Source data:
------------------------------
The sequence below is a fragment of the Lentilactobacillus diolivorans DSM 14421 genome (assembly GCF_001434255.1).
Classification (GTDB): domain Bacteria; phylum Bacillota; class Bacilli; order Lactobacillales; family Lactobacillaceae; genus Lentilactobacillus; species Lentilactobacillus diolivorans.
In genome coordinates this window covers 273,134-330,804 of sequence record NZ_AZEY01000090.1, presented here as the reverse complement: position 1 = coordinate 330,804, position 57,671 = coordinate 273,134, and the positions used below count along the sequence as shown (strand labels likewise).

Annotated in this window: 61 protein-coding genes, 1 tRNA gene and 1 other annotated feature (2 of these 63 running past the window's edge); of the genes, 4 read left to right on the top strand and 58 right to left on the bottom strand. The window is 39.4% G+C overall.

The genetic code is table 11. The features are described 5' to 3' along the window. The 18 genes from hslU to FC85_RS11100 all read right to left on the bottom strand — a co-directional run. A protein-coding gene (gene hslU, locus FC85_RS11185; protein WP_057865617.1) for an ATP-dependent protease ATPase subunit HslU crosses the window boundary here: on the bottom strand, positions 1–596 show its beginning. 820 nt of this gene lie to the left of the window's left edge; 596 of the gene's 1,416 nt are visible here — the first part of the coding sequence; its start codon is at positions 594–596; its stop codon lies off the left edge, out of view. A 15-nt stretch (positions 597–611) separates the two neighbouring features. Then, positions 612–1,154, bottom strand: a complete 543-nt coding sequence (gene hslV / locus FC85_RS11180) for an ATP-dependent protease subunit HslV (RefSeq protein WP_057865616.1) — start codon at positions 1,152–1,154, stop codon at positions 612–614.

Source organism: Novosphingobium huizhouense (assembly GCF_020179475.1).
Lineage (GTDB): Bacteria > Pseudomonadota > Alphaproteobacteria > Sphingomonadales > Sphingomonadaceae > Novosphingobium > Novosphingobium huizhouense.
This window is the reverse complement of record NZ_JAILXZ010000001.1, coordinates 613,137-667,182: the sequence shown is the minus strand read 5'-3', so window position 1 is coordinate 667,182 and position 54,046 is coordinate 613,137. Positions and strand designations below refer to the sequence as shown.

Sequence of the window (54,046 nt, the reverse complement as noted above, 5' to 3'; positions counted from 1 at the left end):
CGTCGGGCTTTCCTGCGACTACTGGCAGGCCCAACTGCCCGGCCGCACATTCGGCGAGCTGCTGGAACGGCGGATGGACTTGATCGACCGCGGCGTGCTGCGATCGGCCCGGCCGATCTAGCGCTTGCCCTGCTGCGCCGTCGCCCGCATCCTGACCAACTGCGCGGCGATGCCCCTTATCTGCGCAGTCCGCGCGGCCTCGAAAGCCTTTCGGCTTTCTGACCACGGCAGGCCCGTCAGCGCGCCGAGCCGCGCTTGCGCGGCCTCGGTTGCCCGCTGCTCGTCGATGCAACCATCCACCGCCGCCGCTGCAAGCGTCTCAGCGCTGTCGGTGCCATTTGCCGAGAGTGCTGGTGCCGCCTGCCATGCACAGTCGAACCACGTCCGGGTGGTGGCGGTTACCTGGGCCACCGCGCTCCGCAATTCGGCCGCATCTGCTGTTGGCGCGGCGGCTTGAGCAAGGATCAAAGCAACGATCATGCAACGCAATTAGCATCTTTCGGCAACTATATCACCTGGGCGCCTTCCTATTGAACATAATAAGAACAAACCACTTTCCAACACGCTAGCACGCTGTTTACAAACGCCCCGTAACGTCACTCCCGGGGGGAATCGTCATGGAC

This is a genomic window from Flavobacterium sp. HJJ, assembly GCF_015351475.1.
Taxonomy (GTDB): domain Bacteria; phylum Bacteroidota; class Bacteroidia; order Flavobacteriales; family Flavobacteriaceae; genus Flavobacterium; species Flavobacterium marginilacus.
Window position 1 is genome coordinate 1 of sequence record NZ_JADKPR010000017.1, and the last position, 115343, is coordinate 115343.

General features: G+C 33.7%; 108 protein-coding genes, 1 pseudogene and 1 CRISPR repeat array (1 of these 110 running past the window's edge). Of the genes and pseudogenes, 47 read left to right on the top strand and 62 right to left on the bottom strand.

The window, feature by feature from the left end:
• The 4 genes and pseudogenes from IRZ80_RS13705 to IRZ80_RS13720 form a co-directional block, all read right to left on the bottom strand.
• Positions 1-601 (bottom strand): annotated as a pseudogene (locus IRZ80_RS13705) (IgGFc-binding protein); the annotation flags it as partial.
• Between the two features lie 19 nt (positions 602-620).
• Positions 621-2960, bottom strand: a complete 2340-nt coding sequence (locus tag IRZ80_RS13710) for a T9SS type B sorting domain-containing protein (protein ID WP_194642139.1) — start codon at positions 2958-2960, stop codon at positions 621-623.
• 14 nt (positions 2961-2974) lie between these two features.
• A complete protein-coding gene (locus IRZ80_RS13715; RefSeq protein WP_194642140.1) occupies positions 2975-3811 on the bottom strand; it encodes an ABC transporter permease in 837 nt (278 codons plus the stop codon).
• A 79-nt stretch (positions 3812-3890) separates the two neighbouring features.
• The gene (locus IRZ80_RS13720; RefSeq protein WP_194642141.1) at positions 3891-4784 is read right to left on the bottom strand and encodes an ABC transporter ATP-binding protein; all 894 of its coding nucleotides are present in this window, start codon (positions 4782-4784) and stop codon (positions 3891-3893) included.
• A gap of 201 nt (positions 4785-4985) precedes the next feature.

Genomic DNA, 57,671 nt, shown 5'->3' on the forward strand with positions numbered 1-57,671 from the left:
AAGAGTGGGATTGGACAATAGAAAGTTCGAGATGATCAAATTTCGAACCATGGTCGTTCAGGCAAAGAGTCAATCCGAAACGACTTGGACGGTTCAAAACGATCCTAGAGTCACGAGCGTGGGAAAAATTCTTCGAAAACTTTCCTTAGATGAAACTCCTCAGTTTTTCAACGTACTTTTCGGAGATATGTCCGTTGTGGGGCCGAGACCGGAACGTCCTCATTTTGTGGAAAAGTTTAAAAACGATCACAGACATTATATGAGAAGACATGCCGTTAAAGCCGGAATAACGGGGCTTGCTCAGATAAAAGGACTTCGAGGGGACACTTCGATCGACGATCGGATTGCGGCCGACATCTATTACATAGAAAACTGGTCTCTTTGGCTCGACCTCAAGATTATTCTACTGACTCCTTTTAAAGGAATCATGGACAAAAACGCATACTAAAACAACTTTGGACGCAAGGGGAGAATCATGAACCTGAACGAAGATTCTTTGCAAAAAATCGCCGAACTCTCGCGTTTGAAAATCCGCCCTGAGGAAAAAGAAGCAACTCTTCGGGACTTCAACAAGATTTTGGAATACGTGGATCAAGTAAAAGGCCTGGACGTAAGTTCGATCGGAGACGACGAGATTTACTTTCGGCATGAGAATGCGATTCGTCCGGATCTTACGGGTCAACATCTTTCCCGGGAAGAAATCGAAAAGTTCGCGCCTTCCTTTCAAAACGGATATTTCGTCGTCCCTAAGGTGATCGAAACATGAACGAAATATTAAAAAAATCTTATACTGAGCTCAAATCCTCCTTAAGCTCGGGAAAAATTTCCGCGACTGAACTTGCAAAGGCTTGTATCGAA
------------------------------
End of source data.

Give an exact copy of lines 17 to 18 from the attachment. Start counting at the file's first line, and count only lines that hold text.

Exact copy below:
• Positions 1-601 (bottom strand): annotated as a pseudogene (locus IRZ80_RS13705) (IgGFc-binding protein); the annotation flags it as partial.
• Between the two features lie 19 nt (positions 602-620).